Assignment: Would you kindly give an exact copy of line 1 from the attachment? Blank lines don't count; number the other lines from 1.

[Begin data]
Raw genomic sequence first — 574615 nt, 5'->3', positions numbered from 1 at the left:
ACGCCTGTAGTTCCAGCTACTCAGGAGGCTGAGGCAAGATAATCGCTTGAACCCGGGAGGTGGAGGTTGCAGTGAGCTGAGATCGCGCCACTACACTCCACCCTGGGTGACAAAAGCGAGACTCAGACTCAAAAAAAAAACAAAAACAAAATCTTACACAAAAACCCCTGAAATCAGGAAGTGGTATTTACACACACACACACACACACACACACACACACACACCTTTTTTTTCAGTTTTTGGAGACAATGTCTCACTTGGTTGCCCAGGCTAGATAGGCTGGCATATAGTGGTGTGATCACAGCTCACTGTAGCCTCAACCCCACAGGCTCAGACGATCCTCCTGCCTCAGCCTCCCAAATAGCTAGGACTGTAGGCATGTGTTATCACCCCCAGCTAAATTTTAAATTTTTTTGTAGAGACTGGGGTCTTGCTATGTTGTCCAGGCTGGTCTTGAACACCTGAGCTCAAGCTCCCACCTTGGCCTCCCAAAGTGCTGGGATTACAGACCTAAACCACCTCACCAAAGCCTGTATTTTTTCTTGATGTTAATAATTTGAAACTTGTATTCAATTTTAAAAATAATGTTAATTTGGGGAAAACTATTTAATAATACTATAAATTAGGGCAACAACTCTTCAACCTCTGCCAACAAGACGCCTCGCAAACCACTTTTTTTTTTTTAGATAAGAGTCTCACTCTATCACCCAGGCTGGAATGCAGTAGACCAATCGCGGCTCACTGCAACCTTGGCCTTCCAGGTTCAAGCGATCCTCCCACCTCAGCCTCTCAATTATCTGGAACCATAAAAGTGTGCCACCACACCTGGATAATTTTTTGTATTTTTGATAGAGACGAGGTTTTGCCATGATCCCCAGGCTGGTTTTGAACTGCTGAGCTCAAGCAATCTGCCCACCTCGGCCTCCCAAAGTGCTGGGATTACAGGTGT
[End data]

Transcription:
Raw genomic sequence first — 574615 nt, 5'->3', positions numbered from 1 at the left: